OpenACC Tutorial - Introduction

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Learning objectives
  • Understand the difference between a CPU and an accelerator.
  • Understand the difference between speed and throughput.
  • Understand the steps to take to port an existing code to an accelerator.

CPU vs accelerator

Historically, computing has developed around Central Processing Units (CPU) that were optimized for sequential tasks. That is, they would do only one computation during a given clock cycle. The frequency of these units steadily increased until about 2005, when the top speed of the high end CPUs reached a plateau at around 4 GHz. Since then - for reasons well explained in this article - CPU clock frequency has barely moved, and is even now often lower than 4 GHz. Instead, manufacturers started adding multiple computation cores within a single chipset, opening wide the era of parallel computing. Yet, even as of 2016, CPUs are mostly optimized for sequential tasks for which they present some major advantages: first, they have direct access to the main computer memory, which can be very large; second, because of their very fast clock speed, they can run a small number of tasks very quickly. But they also have some weaknesses: they have relatively low memory bandwidth; they use cache mechanisms to mitigate low bandwidth, but this means that cache misses are very costly; they also are rather power-hungry compared to accelerators.

Typical accelerators, such as GPU or coprocessors, are highly parallel chipsets. They are made out of hundreds or thousands of relatively simple and low frequency compute cores. Simply said, they are optimized for parallel computing. High end GPUs usually have a few thousand compute cores. They also have a high bandwidth to access their own device memory. They present significantly more compute resources than high end CPUs, and provide a much higher throughput, and much better performance per watt. However, they embed a relatively low amount of memory, and have a low per-thread performance.

Speed vs throughput, which is best ?
Speed is like a motorcycle. Very fast, but only carries one person at a time.
Throughput is like a train, slow, but carries a lot of work in a single trip

Depending on what kind of task you are trying to accomplish, you may want to use a high speed device such as CPU, or a high throughput device such as an accelerator.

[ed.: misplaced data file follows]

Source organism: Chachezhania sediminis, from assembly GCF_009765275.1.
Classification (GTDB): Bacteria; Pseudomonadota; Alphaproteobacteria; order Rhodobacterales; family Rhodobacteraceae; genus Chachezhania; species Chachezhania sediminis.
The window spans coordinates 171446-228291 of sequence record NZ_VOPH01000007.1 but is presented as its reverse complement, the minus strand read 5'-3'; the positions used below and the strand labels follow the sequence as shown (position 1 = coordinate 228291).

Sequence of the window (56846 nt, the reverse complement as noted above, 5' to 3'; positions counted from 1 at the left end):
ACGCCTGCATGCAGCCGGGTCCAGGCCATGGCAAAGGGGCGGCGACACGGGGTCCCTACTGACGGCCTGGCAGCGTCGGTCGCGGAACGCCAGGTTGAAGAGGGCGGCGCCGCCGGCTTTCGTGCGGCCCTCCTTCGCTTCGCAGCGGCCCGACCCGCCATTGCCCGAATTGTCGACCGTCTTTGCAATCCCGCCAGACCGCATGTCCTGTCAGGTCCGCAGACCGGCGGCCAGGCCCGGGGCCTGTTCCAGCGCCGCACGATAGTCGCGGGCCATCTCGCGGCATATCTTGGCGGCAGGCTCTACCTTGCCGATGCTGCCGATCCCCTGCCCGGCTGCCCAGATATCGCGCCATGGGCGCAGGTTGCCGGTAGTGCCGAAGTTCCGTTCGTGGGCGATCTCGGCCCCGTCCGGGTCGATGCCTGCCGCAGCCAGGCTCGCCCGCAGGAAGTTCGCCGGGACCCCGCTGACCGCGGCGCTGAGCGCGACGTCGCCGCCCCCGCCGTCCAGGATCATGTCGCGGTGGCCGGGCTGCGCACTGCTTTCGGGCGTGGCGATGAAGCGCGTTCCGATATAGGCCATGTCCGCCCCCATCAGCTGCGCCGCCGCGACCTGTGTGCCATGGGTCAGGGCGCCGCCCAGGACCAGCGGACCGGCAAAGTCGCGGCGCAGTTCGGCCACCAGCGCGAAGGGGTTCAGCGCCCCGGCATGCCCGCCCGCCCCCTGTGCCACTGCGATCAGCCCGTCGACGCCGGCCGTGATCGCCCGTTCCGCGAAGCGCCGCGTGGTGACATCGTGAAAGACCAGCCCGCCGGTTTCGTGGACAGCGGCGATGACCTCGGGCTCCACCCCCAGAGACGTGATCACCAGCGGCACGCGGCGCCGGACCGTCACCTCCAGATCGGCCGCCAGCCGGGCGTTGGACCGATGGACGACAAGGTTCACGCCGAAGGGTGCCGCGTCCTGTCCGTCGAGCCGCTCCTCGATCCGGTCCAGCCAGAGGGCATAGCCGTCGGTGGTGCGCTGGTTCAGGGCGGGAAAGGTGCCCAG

A high speed device will accomplish a single task within a very short amount of time. This is probably what you want if you are trying to do a single sequential computation, such as the resolution of a one dimensional differential equation. In real life, we could compare a high speed device to a racing motorcycle or a racing car. It will bring a single passenger from point A to point B very quickly.

A high throughput device will accomplish much more work, but in a longer amount of time. This is probably what you want if you are trying to solve a highly parallel problem. Examples of such tasks are numerous, and include matrix operations, Fourier transforms, multidimensional differential equations, etc. In real life, we could compare a high throughput device to a train or a bus. It will bring a lot of passengers from point A to point B, but in an admittedly longer time than a racing motorcycle or car.

Porting code to accelerators

Porting a code to accelerators can be seen as a phase of an optimization process. A typical optimization process will have the following steps:

  1. Profile the code
  2. Identify bottlenecks
  3. Optimize the bottleneck
  4. Validate the resulting code
  5. Start again from step 1

Much similarly, we can split the task of porting a code to accelerators into the following steps:

  1. Profile the code
  2. Identify parallelism within the bottlenecks
  3. Port the code
    1. Express parallelism to the compiler
    2. Express data movement
    3. Optimize loops
  4. Validate the resulting code
  5. Start again from step 1

OpenACC can be a rather descriptive language. This means that the programmer can tell the compiler that he thinks a given portion of the code can be parallelized, and let the compiler figure out exactly how to do it. This is done by adding a few directives to the code (i.e. express parallelism in the above list). However, the quality of the compiler will greatly change the achieved performance. Even with the best compilers, there may be unnecessary data movement that needs to get taken out. This is what the programmer will do in the express data movement phase. Finally, the programmer may have information that is not available to the compiler which would allow him to achieve better performance by tuning the loops. This is what is done in the optimize loops step.

Onward to the next unit: Profiling
Back to the lesson plan